• Discuss consequences: Be transparent about the consequences of plagiarism. Let students know that there will be penalties for academic dishonesty, which could include failing the assignment, the course, or even expulsion, depending on institutional policies.

  • Plagiarism detection: Turnitin identifies instances of plagiarism, and here is a resource for students to interpret their Turnitin results. The results can also be shared with the student to use as a starting point for discussions.

  • Encourage self-reporting: Create an environment where students feel comfortable confessing to unintentional plagiarism. Emphasize the importance of learning from their mistakes and growing as scholars.

  • Meet with students: When plagiarism is detected, meet with the students in Zoom to discuss the issue and use it as a teaching opportunity. They may have misunderstood how to properly cite sources. Let them explain their understanding of plagiarism. This can help you to address any misunderstandings.

  • Offer a learning opportunity: Instead of immediately resorting to punitive measures, consider offering students a chance to correct their work and learn from the mistake. For example, you can ask them to rewrite the plagiarized sections, emphasizing the University of Missouri System’s proper citations.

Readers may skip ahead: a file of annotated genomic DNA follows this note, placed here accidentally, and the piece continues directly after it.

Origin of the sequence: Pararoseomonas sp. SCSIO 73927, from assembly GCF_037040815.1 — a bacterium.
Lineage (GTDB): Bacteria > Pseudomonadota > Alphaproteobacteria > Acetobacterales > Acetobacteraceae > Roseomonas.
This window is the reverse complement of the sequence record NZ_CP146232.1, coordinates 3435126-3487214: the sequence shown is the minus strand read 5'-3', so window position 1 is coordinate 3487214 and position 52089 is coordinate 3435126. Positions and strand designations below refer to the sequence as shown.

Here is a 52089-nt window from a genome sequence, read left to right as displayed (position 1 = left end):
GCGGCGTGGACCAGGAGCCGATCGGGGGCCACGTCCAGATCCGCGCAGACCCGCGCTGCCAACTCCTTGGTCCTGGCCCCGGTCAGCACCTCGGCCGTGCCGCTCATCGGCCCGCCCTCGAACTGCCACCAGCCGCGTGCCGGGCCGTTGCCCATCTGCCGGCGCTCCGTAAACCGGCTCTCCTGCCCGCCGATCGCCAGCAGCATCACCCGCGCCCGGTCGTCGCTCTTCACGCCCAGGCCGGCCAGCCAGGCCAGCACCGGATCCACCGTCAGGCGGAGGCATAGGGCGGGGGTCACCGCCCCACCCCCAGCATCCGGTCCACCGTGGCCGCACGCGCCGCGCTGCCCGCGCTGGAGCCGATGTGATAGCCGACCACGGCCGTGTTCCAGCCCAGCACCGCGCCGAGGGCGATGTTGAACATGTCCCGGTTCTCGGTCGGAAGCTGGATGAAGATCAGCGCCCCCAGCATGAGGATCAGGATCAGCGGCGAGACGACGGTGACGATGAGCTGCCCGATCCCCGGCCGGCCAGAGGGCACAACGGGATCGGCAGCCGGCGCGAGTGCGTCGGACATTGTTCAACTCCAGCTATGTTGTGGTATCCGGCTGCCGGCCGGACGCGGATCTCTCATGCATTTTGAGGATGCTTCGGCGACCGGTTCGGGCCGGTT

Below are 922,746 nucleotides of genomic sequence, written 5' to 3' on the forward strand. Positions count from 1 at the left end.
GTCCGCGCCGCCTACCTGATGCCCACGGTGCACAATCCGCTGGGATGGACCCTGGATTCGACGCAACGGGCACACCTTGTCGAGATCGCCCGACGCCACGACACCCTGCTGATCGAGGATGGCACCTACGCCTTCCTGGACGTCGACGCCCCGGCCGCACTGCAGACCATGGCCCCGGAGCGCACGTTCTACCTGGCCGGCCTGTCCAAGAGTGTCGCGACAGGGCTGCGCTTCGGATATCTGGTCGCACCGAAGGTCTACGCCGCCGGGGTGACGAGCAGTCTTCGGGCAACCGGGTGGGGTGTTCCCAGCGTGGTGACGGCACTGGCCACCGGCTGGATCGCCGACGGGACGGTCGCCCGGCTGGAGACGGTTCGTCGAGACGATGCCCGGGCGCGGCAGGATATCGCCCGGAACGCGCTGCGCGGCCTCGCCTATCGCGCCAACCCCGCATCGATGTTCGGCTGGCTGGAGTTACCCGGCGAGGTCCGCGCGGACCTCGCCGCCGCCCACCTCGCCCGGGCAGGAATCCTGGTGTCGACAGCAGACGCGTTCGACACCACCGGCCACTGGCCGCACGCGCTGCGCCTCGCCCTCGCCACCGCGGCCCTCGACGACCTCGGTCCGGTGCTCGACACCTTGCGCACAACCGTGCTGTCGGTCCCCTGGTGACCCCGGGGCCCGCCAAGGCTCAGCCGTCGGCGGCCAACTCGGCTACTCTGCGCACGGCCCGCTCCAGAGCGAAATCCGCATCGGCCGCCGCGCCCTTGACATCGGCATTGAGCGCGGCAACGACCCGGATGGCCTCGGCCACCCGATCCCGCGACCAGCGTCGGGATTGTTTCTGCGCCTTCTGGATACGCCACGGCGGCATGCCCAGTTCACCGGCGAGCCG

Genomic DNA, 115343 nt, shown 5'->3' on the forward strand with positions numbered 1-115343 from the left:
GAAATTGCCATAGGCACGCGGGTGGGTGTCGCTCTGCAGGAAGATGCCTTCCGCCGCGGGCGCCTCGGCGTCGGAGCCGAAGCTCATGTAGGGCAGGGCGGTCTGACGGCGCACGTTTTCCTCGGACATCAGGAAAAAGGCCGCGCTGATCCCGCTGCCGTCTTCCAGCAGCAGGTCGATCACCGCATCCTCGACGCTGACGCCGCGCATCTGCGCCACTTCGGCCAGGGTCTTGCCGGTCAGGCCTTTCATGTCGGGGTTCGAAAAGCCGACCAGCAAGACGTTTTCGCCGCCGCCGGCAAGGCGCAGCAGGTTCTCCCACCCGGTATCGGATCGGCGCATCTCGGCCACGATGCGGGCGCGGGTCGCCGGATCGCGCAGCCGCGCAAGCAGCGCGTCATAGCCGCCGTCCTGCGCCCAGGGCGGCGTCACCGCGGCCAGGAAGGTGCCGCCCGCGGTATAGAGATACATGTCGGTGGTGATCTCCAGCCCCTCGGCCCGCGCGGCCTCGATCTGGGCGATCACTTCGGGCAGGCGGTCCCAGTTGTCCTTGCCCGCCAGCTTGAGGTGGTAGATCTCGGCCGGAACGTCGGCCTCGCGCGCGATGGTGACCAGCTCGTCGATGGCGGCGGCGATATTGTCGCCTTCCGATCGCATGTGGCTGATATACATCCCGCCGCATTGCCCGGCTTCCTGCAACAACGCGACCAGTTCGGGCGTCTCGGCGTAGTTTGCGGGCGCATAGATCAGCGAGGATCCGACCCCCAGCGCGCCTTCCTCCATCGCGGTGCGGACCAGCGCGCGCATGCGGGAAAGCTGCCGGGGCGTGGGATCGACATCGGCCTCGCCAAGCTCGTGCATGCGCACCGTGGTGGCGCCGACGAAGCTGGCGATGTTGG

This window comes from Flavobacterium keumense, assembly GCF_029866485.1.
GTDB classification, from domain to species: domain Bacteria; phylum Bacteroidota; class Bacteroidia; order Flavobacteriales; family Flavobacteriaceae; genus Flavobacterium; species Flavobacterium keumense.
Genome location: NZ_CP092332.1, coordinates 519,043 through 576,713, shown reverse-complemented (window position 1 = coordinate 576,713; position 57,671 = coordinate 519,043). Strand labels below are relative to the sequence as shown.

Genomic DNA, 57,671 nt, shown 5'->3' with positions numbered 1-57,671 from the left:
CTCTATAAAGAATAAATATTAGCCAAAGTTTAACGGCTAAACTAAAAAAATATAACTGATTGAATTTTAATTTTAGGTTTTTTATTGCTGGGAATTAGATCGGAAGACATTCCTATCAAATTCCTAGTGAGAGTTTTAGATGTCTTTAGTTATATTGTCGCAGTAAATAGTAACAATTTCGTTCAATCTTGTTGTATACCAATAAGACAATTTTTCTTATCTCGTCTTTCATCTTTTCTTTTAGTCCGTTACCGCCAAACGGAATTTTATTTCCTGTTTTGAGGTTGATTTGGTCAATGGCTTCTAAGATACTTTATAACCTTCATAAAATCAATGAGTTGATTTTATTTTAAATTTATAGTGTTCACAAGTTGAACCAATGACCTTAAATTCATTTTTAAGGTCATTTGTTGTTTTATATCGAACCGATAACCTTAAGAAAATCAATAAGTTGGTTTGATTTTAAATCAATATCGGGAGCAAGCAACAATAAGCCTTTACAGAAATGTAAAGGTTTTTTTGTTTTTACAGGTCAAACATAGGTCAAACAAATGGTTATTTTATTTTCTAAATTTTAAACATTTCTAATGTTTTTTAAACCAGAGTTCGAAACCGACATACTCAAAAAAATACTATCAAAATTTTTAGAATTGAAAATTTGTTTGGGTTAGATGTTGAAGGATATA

• Document the incident: Keep records of the plagiarism incident, including any correspondence with the student, the evidence, and the actions taken. This documentation may be necessary if the issue escalates.


Addressing plagiarism is an opportunity for both education and prevention. It's important to strike a balance between providing a learning opportunity for students to correct their behavior and applying appropriate consequences when necessary. Always follow the University of Missouri System institution's policies and guidelines when dealing with plagiarism cases.

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Heckler, N. C., Rice, M., & Bryan, C. H. (2013). Turnitin Systems: A Deterrent to Plagiarism in College Classrooms. Journal of Research on Technology in Education, 45(3), 229–248.

Hopp, C., & Speil, A. (2021). How prevalent is plagiarism among college students? Anonymity preserving evidence from Austrian undergraduates. Accountability in Research: Policies & Quality Assurance, 28(3), 133–148.

Insley, R. (2011). Managing Plagiarism: A Preventative Approach. Business Communication Quarterly, 74(2), 183–187.

Created on: April 8, 2024